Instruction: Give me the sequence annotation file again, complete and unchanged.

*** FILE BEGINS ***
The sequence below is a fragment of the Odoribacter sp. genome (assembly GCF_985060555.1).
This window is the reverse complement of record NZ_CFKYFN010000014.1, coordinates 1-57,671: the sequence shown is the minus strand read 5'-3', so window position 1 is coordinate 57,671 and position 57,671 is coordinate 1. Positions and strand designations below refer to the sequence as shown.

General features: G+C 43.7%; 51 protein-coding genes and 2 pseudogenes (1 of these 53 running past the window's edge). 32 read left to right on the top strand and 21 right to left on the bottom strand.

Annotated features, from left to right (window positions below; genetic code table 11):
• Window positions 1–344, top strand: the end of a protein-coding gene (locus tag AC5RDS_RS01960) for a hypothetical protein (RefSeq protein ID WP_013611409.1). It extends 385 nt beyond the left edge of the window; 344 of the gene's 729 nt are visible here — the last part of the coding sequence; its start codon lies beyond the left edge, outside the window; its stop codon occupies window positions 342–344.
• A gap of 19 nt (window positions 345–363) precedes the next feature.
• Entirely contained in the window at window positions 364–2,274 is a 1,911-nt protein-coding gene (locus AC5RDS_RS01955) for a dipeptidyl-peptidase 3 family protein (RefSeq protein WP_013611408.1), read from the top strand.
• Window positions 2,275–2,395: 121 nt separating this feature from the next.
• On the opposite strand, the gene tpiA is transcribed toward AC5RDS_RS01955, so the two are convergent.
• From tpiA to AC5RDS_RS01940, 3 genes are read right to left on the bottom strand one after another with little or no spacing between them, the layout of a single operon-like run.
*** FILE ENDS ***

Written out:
The sequence below is a fragment of the Odoribacter sp. genome (assembly GCF_985060555.1).
This window is the reverse complement of record NZ_CFKYFN010000014.1, coordinates 1-57,671: the sequence shown is the minus strand read 5'-3', so window position 1 is coordinate 57,671 and position 57,671 is coordinate 1. Positions and strand designations below refer to the sequence as shown.

General features: G+C 43.7%; 51 protein-coding genes and 2 pseudogenes (1 of these 53 running past the window's edge). 32 read left to right on the top strand and 21 right to left on the bottom strand.

Annotated features, from left to right (window positions below; genetic code table 11):
• Window positions 1–344, top strand: the end of a protein-coding gene (locus tag AC5RDS_RS01960) for a hypothetical protein (RefSeq protein ID WP_013611409.1). It extends 385 nt beyond the left edge of the window; 344 of the gene's 729 nt are visible here — the last part of the coding sequence; its start codon lies beyond the left edge, outside the window; its stop codon occupies window positions 342–344.
• A gap of 19 nt (window positions 345–363) precedes the next feature.
• Entirely contained in the window at window positions 364–2,274 is a 1,911-nt protein-coding gene (locus AC5RDS_RS01955) for a dipeptidyl-peptidase 3 family protein (RefSeq protein WP_013611408.1), read from the top strand.
• Window positions 2,275–2,395: 121 nt separating this feature from the next.
• On the opposite strand, the gene tpiA is transcribed toward AC5RDS_RS01955, so the two are convergent.
• From tpiA to AC5RDS_RS01940, 3 genes are read right to left on the bottom strand one after another with little or no spacing between them, the layout of a single operon-like run.